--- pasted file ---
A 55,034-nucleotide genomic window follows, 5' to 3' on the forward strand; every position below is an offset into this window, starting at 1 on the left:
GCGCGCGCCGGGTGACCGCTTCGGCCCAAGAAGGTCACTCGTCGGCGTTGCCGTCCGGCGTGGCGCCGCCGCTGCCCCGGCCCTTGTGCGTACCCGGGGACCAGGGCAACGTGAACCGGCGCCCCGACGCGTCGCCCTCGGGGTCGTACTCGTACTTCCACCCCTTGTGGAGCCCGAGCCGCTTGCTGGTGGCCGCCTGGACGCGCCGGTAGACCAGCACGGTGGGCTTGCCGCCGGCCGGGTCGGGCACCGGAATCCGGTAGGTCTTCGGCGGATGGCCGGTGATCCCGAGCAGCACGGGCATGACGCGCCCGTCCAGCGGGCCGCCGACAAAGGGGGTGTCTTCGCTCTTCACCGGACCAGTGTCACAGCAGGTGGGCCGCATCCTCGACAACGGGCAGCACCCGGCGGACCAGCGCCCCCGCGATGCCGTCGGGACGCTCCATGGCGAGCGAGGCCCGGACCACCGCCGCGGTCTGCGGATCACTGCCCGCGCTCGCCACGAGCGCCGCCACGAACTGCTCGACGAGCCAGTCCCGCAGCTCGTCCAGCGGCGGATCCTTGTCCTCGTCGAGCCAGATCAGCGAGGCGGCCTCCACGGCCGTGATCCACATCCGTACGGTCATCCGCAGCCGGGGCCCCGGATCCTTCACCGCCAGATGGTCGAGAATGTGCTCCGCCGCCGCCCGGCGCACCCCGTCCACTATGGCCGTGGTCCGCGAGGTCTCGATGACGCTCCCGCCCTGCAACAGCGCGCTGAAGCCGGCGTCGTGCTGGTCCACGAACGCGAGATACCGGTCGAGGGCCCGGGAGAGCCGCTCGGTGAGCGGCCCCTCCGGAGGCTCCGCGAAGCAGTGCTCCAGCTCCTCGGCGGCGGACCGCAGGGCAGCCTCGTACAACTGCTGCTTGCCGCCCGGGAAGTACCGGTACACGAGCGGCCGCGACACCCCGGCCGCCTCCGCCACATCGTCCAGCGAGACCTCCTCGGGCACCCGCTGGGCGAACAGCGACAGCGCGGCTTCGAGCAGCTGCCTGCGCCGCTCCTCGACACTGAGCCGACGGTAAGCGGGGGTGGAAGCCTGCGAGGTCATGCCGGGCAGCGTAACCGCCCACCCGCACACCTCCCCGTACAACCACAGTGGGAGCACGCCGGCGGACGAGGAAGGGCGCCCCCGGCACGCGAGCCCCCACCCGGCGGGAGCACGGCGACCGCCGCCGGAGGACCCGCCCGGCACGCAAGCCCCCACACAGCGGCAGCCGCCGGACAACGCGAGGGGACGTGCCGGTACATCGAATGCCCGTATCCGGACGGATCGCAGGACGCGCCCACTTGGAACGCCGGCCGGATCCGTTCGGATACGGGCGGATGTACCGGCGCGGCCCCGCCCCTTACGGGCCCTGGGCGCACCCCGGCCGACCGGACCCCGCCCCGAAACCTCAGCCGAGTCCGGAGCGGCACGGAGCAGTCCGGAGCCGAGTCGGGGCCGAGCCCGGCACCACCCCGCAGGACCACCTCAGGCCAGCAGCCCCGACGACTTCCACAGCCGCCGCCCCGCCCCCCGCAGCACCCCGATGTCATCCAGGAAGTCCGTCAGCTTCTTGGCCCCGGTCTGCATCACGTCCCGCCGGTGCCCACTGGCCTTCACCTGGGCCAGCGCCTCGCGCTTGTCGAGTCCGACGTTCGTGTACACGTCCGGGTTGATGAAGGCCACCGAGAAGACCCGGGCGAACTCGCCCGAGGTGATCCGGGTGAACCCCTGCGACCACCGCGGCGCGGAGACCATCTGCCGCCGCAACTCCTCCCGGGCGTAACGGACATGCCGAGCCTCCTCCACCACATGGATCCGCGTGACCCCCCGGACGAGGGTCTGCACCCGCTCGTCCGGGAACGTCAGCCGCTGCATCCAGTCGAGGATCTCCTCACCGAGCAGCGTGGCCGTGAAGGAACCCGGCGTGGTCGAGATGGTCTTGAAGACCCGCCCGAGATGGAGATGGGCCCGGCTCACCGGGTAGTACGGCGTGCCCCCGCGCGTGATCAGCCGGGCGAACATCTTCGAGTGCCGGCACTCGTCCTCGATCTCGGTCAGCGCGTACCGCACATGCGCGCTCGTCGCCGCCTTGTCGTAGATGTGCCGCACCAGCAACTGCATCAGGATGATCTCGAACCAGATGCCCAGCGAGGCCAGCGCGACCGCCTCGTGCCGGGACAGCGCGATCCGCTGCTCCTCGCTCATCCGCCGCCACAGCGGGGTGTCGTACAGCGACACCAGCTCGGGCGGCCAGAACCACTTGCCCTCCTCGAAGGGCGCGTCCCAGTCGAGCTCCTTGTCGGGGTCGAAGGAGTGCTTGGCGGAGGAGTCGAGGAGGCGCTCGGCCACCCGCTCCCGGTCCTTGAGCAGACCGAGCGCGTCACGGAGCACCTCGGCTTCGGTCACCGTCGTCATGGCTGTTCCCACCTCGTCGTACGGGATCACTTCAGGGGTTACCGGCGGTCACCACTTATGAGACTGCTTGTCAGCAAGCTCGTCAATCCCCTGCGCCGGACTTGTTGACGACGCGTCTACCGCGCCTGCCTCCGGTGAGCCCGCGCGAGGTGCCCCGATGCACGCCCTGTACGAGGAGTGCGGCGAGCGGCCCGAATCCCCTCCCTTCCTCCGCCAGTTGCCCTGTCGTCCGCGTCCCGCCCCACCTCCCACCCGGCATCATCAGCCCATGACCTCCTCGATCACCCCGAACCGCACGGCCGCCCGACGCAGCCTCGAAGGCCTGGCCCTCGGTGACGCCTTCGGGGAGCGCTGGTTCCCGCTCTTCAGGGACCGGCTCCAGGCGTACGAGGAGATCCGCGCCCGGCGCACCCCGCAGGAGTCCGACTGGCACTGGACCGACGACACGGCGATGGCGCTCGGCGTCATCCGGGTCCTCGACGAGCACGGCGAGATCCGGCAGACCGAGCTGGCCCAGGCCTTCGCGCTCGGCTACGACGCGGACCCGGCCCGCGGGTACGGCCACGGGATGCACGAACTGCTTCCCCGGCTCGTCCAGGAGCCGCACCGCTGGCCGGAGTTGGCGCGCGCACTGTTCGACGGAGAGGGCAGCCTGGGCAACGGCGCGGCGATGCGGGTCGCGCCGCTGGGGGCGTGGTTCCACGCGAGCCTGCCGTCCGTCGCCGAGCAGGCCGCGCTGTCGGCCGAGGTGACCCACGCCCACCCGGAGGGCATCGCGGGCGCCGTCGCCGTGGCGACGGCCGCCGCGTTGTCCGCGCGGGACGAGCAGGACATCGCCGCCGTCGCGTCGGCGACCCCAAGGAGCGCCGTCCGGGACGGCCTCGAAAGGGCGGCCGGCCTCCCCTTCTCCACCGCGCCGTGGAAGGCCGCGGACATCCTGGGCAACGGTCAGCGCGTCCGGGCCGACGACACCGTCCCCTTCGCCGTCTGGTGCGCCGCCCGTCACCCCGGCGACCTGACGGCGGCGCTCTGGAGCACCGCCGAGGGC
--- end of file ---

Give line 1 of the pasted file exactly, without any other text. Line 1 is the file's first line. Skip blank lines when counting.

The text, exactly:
A 55,034-nucleotide genomic window follows, 5' to 3' on the forward strand; every position below is an offset into this window, starting at 1 on the left: